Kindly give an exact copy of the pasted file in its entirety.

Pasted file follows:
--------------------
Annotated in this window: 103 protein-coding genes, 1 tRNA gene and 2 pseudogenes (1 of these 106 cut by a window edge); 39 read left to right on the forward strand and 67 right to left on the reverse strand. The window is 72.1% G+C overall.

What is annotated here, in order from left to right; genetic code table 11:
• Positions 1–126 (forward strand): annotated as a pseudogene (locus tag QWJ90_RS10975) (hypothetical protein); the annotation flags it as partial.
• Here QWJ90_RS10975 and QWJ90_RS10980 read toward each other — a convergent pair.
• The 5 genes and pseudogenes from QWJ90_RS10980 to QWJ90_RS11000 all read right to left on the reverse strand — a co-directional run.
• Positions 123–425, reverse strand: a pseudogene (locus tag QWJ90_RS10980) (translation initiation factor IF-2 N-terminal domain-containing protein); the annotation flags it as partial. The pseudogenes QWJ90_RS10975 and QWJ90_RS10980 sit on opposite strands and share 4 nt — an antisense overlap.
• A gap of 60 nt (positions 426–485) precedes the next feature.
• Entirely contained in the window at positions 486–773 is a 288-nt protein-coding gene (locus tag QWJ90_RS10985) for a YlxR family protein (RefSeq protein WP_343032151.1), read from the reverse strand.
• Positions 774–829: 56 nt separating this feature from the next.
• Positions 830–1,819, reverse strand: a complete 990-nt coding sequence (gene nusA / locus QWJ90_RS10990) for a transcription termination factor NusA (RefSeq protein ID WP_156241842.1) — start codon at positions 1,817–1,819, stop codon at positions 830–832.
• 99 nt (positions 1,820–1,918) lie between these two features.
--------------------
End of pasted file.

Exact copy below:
Annotated in this window: 103 protein-coding genes, 1 tRNA gene and 2 pseudogenes (1 of these 106 cut by a window edge); 39 read left to right on the forward strand and 67 right to left on the reverse strand. The window is 72.1% G+C overall.

What is annotated here, in order from left to right; genetic code table 11:
• Positions 1–126 (forward strand): annotated as a pseudogene (locus tag QWJ90_RS10975) (hypothetical protein); the annotation flags it as partial.
• Here QWJ90_RS10975 and QWJ90_RS10980 read toward each other — a convergent pair.
• The 5 genes and pseudogenes from QWJ90_RS10980 to QWJ90_RS11000 all read right to left on the reverse strand — a co-directional run.
• Positions 123–425, reverse strand: a pseudogene (locus tag QWJ90_RS10980) (translation initiation factor IF-2 N-terminal domain-containing protein); the annotation flags it as partial. The pseudogenes QWJ90_RS10975 and QWJ90_RS10980 sit on opposite strands and share 4 nt — an antisense overlap.
• A gap of 60 nt (positions 426–485) precedes the next feature.
• Entirely contained in the window at positions 486–773 is a 288-nt protein-coding gene (locus tag QWJ90_RS10985) for a YlxR family protein (RefSeq protein WP_343032151.1), read from the reverse strand.
• Positions 774–829: 56 nt separating this feature from the next.
• Positions 830–1,819, reverse strand: a complete 990-nt coding sequence (gene nusA / locus QWJ90_RS10990) for a transcription termination factor NusA (RefSeq protein ID WP_156241842.1) — start codon at positions 1,817–1,819, stop codon at positions 830–832.
• 99 nt (positions 1,820–1,918) lie between these two features.